4 minute read

Living with a Stutter

By: Christina McGairk

My First-Hand Account

I was painfully shy until the age of 12. It was due largely to my speech impediment. I had an open overbite as a child that made it difficult to sound out words that required tip to tongue movement, mainly “T” words. For example, words like “then” and “that” were hard for me. I pronounced “there” as “dare.” Then there was my stutter. Some thought it was caused by me talking too fast. I would often hear “slow down” or “Maybe you wouldn’t stutter if you weren’t talking so fast.” But that wasn’t the issue. I knew what I wanted to say, but I just couldn’t get it out in a coherent way. It was as if there was a glitch in my system between my brain and my mouth.

My parents thought I would grow out of it eventually, but by 5th grade, it only got worse. That’s when my teacher suggested that I take advantage of the speech therapy services they had at school. I’m so glad she did because it helped me a lot.

Stuttering is a communication disorder characterized by repetitive sounds, words, and prolongation of sounds, which interrupt the flow and fluency of speech. There are two types of stuttering – developmental and neurogenic. Although there’s not a single cause for stuttering, researchers have found there are a variety of factors that contribute to it: genetics, neurological language development components, and motoric ability.

Stuttering or speech disorders were rarely talked about back when I was in school. I didn’t know anyone in my class or inner circle who stuttered. The only other person I knew who stuttered was my uncle (by marriage). I felt isolated at that time in my life, like there was something wrong with me or I was just odd. But, come to find out, I was not alone.

According to the Stuttering Foundation, it’s estimated that 5% of children stutter. Also, more than 70 million people worldwide and 30 million people in the United States stutter. In fact, many famous people have battled with stuttering, including Marilyn Monroe, James Earl Jones, and even our current president, Joe Biden.

Although there is no cure for stuttering, speech therapy is recommended to help those who stutter. Dana Stewart, owner of Stuttering and Speech Therapy Services LLC in Indianapolis, started her practice in 2017. She serves preschool and school-aged kids, as well as adults who stutter. Stewart, whose Mom is also a speech therapist, mentioned a couple of stuttering misconceptions she’s encountered in her line of work. The first one is that nervousness causes a person to stutter.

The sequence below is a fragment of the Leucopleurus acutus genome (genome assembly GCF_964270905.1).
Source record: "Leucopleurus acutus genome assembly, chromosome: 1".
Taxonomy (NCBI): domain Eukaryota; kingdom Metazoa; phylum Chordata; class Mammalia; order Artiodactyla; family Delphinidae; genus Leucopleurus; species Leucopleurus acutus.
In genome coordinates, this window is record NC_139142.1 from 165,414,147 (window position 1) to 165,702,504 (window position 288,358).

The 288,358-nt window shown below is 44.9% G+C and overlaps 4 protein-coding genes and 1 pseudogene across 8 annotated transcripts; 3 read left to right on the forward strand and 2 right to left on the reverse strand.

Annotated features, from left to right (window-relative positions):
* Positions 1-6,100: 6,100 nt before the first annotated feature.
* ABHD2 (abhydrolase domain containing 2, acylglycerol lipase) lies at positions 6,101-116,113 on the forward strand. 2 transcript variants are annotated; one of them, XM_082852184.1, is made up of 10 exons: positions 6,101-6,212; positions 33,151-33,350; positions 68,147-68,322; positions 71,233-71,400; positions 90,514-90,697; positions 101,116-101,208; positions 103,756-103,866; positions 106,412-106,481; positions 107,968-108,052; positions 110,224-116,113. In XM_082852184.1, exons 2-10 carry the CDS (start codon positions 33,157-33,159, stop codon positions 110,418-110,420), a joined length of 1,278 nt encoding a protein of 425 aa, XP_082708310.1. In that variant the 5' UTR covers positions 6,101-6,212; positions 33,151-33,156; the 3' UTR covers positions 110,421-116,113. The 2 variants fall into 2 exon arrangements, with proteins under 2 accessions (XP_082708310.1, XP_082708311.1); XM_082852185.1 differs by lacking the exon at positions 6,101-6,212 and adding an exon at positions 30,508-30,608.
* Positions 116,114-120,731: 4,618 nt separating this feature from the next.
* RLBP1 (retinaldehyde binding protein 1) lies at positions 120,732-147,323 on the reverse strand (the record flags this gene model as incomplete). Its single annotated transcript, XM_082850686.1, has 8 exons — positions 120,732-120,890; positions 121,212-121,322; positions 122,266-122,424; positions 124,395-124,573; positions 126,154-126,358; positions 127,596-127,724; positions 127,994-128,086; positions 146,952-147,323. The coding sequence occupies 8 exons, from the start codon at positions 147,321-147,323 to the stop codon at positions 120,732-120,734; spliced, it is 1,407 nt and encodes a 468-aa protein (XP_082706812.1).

“Generally, people who aren’t familiar with stuttering think that people who stutter are nervous when they are speaking and may try finishing their sentences,” she said.

Another misconception is that the stutterer is not intelligent. I dealt with this a lot when I was a child. I had kids who would talk to me very slowly, as if I couldn’t understand them if they spoke normally. Some would even imitate the Looney Toon character Porky Pig as I would stutter. Yet there is no connection between stuttering and intelligence. In fact, a study conducted by the British Stammering Association found that people who stuttered had the same or even higher IQs than their peers.

Thankfully, I had parents and a teacher who cared about my development and I got the help I needed. So what should you do if you notice your child stuttering? Stewart gives a few suggestions. “The first thing they need to do is be calm about it and let their child say what they are trying to say and show them that the message was important and not how the child spoke.” Stewart also suggested that looking at the child at eye level could help, but if the child continues to struggle, it’s best to reach out to a speech therapist. I have to admit, I still catch myself stuttering at times, usually when I’m trying to say a word that is hard for me to pronounce. My thoughts get all jumbled together. But even then, I didn’t let it stop me from reaching my goals. After graduating from high school I went on to study journalism in college, worked a few years in the field, and went back for my master of science in journalism, with a concentration in magazine publishing.

I’m telling you all this to say if you stutter, don’t let it deter you from your dreams. You are as capable and smart as anyone else.

If you need a support system to help you along the way, there are local and national groups and organizations you can reach out to.

Friends: The National Association of Young People Who Stutter: https://www.friendswhostutter.org

National Stuttering Association: Indiana Chapters: https://westutter.org/find-nsa-meeting-near/indiana

Do you have a story you would like to share in an upcoming issue of Special Needs Living? Email us at SpecialNeedsLivingIndy@n2pub.com.


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